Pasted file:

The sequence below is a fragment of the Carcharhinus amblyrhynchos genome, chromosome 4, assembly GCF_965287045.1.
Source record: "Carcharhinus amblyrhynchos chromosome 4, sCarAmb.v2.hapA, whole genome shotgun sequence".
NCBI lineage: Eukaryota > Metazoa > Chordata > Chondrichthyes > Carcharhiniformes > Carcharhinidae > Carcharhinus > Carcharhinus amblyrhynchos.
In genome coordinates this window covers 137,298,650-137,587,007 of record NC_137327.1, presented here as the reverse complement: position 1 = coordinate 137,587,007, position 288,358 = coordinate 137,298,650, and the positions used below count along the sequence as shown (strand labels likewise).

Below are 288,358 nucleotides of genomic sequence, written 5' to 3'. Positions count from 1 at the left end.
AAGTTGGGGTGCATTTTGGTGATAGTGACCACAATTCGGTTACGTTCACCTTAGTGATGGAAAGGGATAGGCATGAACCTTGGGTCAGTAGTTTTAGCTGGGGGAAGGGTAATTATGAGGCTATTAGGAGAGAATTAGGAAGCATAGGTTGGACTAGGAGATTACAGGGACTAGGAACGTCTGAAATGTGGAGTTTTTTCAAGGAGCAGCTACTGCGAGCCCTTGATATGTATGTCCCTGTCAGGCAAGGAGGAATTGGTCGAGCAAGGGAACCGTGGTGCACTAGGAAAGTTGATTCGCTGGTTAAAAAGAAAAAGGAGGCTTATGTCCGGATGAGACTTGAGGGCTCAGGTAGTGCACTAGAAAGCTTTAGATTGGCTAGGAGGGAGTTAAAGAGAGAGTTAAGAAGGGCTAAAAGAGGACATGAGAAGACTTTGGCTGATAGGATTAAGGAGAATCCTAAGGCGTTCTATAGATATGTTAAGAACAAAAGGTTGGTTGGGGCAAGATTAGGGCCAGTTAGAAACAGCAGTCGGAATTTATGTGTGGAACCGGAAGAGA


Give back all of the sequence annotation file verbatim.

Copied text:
The sequence below is a fragment of the Carcharhinus amblyrhynchos genome, chromosome 4, assembly GCF_965287045.1.
Source record: "Carcharhinus amblyrhynchos chromosome 4, sCarAmb.v2.hapA, whole genome shotgun sequence".
NCBI lineage: Eukaryota > Metazoa > Chordata > Chondrichthyes > Carcharhiniformes > Carcharhinidae > Carcharhinus > Carcharhinus amblyrhynchos.
In genome coordinates this window covers 137,298,650-137,587,007 of record NC_137327.1, presented here as the reverse complement: position 1 = coordinate 137,587,007, position 288,358 = coordinate 137,298,650, and the positions used below count along the sequence as shown (strand labels likewise).

Below are 288,358 nucleotides of genomic sequence, written 5' to 3'. Positions count from 1 at the left end.
AAGTTGGGGTGCATTTTGGTGATAGTGACCACAATTCGGTTACGTTCACCTTAGTGATGGAAAGGGATAGGCATGAACCTTGGGTCAGTAGTTTTAGCTGGGGGAAGGGTAATTATGAGGCTATTAGGAGAGAATTAGGAAGCATAGGTTGGACTAGGAGATTACAGGGACTAGGAACGTCTGAAATGTGGAGTTTTTTCAAGGAGCAGCTACTGCGAGCCCTTGATATGTATGTCCCTGTCAGGCAAGGAGGAATTGGTCGAGCAAGGGAACCGTGGTGCACTAGGAAAGTTGATTCGCTGGTTAAAAAGAAAAAGGAGGCTTATGTCCGGATGAGACTTGAGGGCTCAGGTAGTGCACTAGAAAGCTTTAGATTGGCTAGGAGGGAGTTAAAGAGAGAGTTAAGAAGGGCTAAAAGAGGACATGAGAAGACTTTGGCTGATAGGATTAAGGAGAATCCTAAGGCGTTCTATAGATATGTTAAGAACAAAAGGTTGGTTGGGGCAAGATTAGGGCCAGTTAGAAACAGCAGTCGGAATTTATGTGTGGAACCGGAAGAGA